Carlow D,Can healthcare boards really make a difference?Healthcare QuarterlyYear: 2010131465420104037
Jiang H,Lockee C,Bass K,Board oversight of quality: Any difference in the process of care and mortalityJ Healthc ManagYear: 2009541152919227851
Øvretveit J,Bate P,Cleary P,Cretin S,Gustafson D,McInnes K,McLeod H,Molfenter T,Plsek P,Robert G,et al. Quality collaboratives: lessons from researchQual Saf Health CareYear: 20021134535110.1136/qhc.11.4.34512468695
Mittman BS,Creating the evidence base for quality improvement collaborativesAnn Intern MedYear: 20041401189790115172904
Needham D,Sinopoli D,Dinglas V,Bernholtz S,Korupolu R,Watson S,Lubomski L,Goeschedl C,Pronovost P,Improving data quality control in quality improvement projectsInt J Qual Health CareYear: 200916
Speroff T,James B,Nelson E,Headerick L,Brommels M,Guidelines for appraisal and publication of PDSA quality improvementQual Manag Health CareYear: 2004131333910.1136/qshc.2004.00993614976905


[Figure ID: F1]
Figure 1 

Study selection process.

[TableWrap ID: T1] Table 1 

EPOC quality improvement strategies

N %
Professional interventions
 Educational meetings 59 59.6
 Other quality improvement techniques (i.e., PDSA, process mapping flowcharts) 54 54.5
 Audit and feedback 30 30.3
 Distribution of educational materials 18 18.2
 Educational outreach visits 12 12.1
 Reminders 11 11.1
 Marketing 10 10.1
 Patient mediated interventions 5 5.1
 Local consensus processes 4 4.0
 Local opinion leaders 1 1.0
Financial interventions
 Provider oriented 9
  Provider salaried service 4 4.0
  Provider incentives 3 3.0
  Fee-for-service 1 1.0
  Institution grant/allowance 1 1.0
  Patient oriented 0 0.0
  Other 3 3.0
Organisational interventions
 Provider oriented
  Clinical multidisciplinary teams 99 100.0
  Case management 17 17.2
  Continuity of care 16 16.2
  Communication and case discussion between distant health professionals 12 12.1
  Revision of professional roles 11 11.1
  Satisfaction of providers with the conditions of work and its material and psychic rewards 11 11.1
  Skill mix changes 10 10.1
  Formal integration of services 6 6.1
  Arrangements for follow-up 5 5.1
 Patient oriented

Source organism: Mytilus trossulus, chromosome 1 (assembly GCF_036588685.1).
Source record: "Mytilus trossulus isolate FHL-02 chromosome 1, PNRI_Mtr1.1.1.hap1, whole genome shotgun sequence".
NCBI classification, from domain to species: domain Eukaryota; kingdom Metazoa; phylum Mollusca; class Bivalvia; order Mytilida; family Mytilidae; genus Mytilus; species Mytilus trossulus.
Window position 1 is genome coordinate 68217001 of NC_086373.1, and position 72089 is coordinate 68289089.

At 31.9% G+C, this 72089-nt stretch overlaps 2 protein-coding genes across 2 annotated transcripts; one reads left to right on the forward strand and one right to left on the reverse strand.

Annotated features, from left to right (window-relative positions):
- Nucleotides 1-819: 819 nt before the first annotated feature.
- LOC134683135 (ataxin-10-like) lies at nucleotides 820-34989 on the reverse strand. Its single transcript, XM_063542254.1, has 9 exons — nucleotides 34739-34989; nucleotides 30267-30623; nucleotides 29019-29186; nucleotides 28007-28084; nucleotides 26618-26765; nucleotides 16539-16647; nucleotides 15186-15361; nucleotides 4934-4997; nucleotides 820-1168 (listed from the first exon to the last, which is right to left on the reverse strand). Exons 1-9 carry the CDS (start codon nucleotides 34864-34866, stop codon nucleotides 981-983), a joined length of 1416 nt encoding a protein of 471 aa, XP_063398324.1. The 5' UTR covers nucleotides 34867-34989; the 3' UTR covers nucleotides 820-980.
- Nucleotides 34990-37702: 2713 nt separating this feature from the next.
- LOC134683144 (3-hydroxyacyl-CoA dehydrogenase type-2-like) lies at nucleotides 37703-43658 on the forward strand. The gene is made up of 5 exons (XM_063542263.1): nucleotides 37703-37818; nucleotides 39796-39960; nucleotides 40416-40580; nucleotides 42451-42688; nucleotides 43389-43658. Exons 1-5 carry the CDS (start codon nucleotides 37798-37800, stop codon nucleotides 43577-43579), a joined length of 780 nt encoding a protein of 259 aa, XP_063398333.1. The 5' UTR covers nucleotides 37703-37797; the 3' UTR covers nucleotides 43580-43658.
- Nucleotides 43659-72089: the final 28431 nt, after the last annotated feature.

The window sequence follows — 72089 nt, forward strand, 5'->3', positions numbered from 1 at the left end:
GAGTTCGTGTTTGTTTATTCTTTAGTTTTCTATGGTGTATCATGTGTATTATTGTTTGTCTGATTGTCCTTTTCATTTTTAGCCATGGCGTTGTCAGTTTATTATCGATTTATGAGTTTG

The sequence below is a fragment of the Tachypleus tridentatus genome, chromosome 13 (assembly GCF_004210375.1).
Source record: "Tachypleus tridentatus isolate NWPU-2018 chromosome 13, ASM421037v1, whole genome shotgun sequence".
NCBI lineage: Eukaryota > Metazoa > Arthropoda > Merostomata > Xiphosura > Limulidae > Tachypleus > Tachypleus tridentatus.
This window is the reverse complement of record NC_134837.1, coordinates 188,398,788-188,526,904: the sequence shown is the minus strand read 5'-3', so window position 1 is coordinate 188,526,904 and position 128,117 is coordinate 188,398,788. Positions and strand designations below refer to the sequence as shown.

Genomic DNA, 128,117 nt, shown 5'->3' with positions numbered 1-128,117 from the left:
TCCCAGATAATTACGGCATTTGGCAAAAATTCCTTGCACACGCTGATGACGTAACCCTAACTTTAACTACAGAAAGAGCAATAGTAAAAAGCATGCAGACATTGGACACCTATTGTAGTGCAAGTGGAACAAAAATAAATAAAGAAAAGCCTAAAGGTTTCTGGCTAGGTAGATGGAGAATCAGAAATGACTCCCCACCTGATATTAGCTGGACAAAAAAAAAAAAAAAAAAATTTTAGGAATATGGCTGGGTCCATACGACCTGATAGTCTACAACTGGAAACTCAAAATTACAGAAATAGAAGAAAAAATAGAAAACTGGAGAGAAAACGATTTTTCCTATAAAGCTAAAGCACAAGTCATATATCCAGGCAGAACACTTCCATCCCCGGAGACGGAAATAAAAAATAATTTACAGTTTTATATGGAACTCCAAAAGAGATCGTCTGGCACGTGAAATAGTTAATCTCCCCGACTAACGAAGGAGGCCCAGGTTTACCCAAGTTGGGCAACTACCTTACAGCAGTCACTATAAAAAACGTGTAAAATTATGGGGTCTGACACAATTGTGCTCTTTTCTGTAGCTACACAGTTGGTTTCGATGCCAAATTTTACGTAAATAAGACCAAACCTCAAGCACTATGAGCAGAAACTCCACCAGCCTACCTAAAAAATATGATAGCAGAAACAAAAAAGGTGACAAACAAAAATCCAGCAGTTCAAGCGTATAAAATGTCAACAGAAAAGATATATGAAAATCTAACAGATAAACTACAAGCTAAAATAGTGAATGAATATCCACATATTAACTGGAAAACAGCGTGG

Presence and functioning of adequate mechanisms for dealing with client suggestions and complaints 12 12.1
  Consumer participation in governance of healthcare organisation 1 1.0
 Structural interventions
  Changes in physical structure, facilities and equipment 23 23.2
  Changes in scope and nature of benefits and services 19 19.2
  Changes in medical record systems 16 16.2
  Presence and organisation of quality monitoring mechanisms 15 15.2
  Staff organisation 9 9.1
  Other 4 4.0
  Changes in the setting/site of service delivery 2 2.0
  Ownership, accreditation, and affiliation status of hospitals and other facilities 1 1.0
Regulatory interventions
 Management of patient complaints 4 4.0
 Peer review 1 1.0

[TableWrap ID: T2] Table 2 

Methodological status of controlled studies

Study Design Methodological status Commentary on potential bias
Horbar et al. [84] (2004) Randomized controlled Randomization (computer generated), allocation concealment (investigators, prior to intervention), baseline (13 of 14 measures similar, no statistical testing), blinding (statistician), ITT (done), follow-up (100%) Voluntary participation in collaborative: 114/178 hospitals eligible participated.
Curley et al. [102]
Randomized controlled Randomization (blocked), allocation concealment (NS), baseline (18 of 19 similar), blinding (NS), ITT (NS), follow-up (NS) Used a convenience sample for one measure; controlled for potential covariates in analyses; questionable construct validity for provider satisfaction.